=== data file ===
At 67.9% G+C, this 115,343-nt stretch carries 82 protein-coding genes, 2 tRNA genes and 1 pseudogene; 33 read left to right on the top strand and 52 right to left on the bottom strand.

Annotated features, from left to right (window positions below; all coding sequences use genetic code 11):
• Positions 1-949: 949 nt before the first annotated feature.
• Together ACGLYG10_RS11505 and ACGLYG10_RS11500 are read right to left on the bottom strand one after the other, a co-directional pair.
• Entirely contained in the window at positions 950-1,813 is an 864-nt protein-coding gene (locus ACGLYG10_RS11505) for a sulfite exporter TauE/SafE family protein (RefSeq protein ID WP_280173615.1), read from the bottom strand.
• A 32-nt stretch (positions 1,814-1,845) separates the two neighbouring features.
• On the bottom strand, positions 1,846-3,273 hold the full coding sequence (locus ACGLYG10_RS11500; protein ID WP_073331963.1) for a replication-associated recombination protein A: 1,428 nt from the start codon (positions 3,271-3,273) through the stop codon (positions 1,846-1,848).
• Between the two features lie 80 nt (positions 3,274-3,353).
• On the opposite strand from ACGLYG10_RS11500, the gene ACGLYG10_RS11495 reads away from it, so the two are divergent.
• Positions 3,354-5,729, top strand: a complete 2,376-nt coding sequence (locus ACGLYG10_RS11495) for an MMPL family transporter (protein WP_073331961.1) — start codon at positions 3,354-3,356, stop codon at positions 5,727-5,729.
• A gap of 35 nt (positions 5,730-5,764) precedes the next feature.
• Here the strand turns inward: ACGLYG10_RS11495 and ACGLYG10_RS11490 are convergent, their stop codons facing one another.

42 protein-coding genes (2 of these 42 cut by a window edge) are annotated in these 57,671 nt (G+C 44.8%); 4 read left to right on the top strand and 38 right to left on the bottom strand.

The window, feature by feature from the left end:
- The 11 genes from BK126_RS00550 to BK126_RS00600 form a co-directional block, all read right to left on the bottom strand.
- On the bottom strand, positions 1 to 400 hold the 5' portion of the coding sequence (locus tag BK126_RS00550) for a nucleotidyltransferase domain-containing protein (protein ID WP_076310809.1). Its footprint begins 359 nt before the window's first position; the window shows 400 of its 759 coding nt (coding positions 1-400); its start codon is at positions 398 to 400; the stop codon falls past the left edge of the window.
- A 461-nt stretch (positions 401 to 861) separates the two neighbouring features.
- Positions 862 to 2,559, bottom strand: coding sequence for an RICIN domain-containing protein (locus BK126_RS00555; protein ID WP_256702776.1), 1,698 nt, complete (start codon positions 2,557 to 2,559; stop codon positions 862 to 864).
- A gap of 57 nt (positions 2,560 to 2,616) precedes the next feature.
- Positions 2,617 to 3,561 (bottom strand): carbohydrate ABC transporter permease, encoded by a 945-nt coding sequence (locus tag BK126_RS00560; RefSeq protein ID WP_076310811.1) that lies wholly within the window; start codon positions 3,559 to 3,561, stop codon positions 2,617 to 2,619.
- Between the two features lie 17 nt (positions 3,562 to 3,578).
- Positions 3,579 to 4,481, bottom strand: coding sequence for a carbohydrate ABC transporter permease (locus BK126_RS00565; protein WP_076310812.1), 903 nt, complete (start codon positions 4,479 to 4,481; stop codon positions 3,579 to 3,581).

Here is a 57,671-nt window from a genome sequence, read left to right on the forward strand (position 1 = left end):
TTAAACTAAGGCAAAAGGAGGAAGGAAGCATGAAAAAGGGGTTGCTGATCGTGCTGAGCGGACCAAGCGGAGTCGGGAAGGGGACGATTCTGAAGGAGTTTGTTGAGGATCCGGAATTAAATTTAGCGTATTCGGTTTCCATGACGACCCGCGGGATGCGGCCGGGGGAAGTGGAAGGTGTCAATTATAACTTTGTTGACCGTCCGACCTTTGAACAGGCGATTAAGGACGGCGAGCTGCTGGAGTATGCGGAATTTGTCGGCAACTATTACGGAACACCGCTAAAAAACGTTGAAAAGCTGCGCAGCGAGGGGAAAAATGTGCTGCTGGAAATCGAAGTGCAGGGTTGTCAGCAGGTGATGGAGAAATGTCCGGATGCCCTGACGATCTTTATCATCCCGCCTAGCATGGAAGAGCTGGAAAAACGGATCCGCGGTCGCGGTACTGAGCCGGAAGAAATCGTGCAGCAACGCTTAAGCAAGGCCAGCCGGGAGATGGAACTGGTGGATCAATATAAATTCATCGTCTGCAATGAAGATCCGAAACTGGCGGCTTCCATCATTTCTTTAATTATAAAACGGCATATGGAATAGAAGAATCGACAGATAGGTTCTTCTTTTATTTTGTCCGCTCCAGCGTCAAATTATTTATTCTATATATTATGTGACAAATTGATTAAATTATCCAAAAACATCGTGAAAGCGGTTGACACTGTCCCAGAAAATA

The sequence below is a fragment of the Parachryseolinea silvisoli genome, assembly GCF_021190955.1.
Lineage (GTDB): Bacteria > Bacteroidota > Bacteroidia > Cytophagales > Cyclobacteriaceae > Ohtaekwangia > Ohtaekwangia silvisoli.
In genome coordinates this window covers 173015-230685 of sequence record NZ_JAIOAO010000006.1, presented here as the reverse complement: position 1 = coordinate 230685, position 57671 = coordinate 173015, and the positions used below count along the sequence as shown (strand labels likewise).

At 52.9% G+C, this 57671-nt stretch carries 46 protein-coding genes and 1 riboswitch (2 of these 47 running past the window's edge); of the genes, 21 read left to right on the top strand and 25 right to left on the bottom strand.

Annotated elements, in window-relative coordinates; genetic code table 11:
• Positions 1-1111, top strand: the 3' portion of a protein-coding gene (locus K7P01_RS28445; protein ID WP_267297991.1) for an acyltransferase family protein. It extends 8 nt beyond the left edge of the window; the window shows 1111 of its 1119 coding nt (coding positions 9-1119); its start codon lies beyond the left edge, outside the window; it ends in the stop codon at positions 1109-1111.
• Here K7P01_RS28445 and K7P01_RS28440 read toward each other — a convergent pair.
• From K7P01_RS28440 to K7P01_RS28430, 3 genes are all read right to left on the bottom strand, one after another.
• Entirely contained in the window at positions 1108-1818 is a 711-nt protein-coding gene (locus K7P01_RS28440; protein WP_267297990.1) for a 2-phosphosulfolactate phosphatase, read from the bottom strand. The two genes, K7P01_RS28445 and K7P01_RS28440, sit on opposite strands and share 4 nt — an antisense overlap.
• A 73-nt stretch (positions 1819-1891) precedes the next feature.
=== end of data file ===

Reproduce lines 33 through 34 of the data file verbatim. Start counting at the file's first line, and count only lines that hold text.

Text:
• Entirely contained in the window at positions 1108-1818 is a 711-nt protein-coding gene (locus K7P01_RS28440; protein WP_267297990.1) for a 2-phosphosulfolactate phosphatase, read from the bottom strand. The two genes, K7P01_RS28445 and K7P01_RS28440, sit on opposite strands and share 4 nt — an antisense overlap.
• A 73-nt stretch (positions 1819-1891) precedes the next feature.